There are two ways to run a deals business. You can build a dedicated sales force and seek out willing businesses who want to run a deal with you. But it takes a lot of time, effort, and financial dedication to successfully locate and convince business owners their deal will go far. Because deals are so hyper-local, it also takes a large knowledge base or team to know who to contact. Indeed, big names like Facebook and Yelp had to scale back or close down deals operations altogether.
In order to combat this expense and the big potential for failure, some players in the deals space have instead opted to aggregate deals from other deals sites.
Now, it seems, there is a third, hybrid option, which Google is taking: partnering while conducting its own business.
So in addition to the deals its generated on its own, Google offering deals from partners, including family-specific deals, outdoor adventure sports, high-end products and experiences, classes and more. Without the partners, Google would be hard-pressed to expand so quickly. But with new verticals and broader offerings, the company must also combat deals-spam, which it is doing with a personalization quiz.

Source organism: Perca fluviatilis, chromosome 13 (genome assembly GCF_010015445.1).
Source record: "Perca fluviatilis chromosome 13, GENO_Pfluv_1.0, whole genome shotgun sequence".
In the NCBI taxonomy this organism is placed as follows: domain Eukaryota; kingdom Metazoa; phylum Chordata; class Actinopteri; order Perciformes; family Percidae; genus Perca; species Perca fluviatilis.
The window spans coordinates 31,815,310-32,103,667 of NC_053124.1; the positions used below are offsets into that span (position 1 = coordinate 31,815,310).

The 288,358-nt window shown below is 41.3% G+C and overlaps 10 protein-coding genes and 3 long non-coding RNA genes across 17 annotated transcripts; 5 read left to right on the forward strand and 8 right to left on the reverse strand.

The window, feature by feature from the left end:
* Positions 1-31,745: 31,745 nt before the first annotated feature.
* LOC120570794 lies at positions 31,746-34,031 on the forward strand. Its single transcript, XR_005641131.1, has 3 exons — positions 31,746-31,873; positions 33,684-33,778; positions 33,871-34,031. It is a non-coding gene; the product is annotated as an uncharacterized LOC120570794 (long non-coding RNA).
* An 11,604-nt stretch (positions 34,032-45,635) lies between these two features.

The idea is to help Google understand what kind of deals you like, so you are not as quick to toss a Google Offers email in the trash. The quiz will allow you to tell Google where you hang out and what categories most interest you, with the option to change and update these preferences later.
In order to flesh out Google Offers, the company has also been busy acquiring deals businesses around it such as DailyDeal and The Dealmap, which Google said was directly influential in these new partnerships. Google’s quarterly report released on Wednesday also showed the company bought German deals site DailyDeal for $114 million.
Companies Google partnered with include Dealfind, DoodleDeals, Gilt City, GolfNow, HomeRun, Juice in the City, kgbdeals, Mamapedia, Plum District, PopSugar Shop, ReachDeals, Active.com Schwaggle, TIPPR and zozi.
The new deals will be available in San Francisco, Calif., first and will gradually roll out to more cities.